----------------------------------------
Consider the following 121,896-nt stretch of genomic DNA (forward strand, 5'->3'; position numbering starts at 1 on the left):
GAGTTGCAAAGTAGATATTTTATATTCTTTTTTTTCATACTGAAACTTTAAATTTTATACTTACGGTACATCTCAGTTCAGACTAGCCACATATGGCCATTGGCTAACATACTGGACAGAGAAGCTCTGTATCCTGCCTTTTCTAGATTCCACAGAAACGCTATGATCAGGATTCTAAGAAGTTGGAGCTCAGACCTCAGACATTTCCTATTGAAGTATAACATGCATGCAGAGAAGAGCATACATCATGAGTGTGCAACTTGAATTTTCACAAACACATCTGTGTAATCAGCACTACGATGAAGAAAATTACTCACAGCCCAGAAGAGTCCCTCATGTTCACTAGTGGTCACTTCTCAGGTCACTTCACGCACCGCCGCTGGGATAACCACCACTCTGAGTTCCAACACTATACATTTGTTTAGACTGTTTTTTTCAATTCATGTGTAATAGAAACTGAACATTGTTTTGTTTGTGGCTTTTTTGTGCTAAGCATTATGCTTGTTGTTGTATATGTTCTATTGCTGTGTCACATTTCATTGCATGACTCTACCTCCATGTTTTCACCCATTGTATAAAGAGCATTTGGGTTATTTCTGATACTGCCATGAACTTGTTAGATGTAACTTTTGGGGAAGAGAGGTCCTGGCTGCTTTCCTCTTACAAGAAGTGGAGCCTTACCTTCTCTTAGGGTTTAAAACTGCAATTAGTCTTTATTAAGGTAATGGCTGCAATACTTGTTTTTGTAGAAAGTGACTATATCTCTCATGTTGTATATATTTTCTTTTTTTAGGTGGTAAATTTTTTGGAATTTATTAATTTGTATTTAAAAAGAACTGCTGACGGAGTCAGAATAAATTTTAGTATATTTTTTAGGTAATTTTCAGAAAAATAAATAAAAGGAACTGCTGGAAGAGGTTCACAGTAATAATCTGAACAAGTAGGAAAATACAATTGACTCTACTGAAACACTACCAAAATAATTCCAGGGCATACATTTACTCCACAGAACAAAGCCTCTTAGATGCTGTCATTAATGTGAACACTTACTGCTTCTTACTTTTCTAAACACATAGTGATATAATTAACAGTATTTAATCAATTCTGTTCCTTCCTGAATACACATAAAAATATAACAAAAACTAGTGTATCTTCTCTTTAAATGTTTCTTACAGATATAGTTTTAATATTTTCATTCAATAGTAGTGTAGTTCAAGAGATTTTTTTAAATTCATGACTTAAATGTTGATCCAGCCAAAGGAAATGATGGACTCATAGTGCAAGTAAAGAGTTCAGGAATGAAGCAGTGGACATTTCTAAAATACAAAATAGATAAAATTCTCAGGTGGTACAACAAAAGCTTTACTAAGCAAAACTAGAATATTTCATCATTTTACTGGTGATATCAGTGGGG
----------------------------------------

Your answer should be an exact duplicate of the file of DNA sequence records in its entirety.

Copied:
Consider the following 121,896-nt stretch of genomic DNA (forward strand, 5'->3'; position numbering starts at 1 on the left):
GAGTTGCAAAGTAGATATTTTATATTCTTTTTTTTCATACTGAAACTTTAAATTTTATACTTACGGTACATCTCAGTTCAGACTAGCCACATATGGCCATTGGCTAACATACTGGACAGAGAAGCTCTGTATCCTGCCTTTTCTAGATTCCACAGAAACGCTATGATCAGGATTCTAAGAAGTTGGAGCTCAGACCTCAGACATTTCCTATTGAAGTATAACATGCATGCAGAGAAGAGCATACATCATGAGTGTGCAACTTGAATTTTCACAAACACATCTGTGTAATCAGCACTACGATGAAGAAAATTACTCACAGCCCAGAAGAGTCCCTCATGTTCACTAGTGGTCACTTCTCAGGTCACTTCACGCACCGCCGCTGGGATAACCACCACTCTGAGTTCCAACACTATACATTTGTTTAGACTGTTTTTTTCAATTCATGTGTAATAGAAACTGAACATTGTTTTGTTTGTGGCTTTTTTGTGCTAAGCATTATGCTTGTTGTTGTATATGTTCTATTGCTGTGTCACATTTCATTGCATGACTCTACCTCCATGTTTTCACCCATTGTATAAAGAGCATTTGGGTTATTTCTGATACTGCCATGAACTTGTTAGATGTAACTTTTGGGGAAGAGAGGTCCTGGCTGCTTTCCTCTTACAAGAAGTGGAGCCTTACCTTCTCTTAGGGTTTAAAACTGCAATTAGTCTTTATTAAGGTAATGGCTGCAATACTTGTTTTTGTAGAAAGTGACTATATCTCTCATGTTGTATATATTTTCTTTTTTTAGGTGGTAAATTTTTTGGAATTTATTAATTTGTATTTAAAAAGAACTGCTGACGGAGTCAGAATAAATTTTAGTATATTTTTTAGGTAATTTTCAGAAAAATAAATAAAAGGAACTGCTGGAAGAGGTTCACAGTAATAATCTGAACAAGTAGGAAAATACAATTGACTCTACTGAAACACTACCAAAATAATTCCAGGGCATACATTTACTCCACAGAACAAAGCCTCTTAGATGCTGTCATTAATGTGAACACTTACTGCTTCTTACTTTTCTAAACACATAGTGATATAATTAACAGTATTTAATCAATTCTGTTCCTTCCTGAATACACATAAAAATATAACAAAAACTAGTGTATCTTCTCTTTAAATGTTTCTTACAGATATAGTTTTAATATTTTCATTCAATAGTAGTGTAGTTCAAGAGATTTTTTTAAATTCATGACTTAAATGTTGATCCAGCCAAAGGAAATGATGGACTCATAGTGCAAGTAAAGAGTTCAGGAATGAAGCAGTGGACATTTCTAAAATACAAAATAGATAAAATTCTCAGGTGGTACAACAAAAGCTTTACTAAGCAAAACTAGAATATTTCATCATTTTACTGGTGATATCAGTGGGG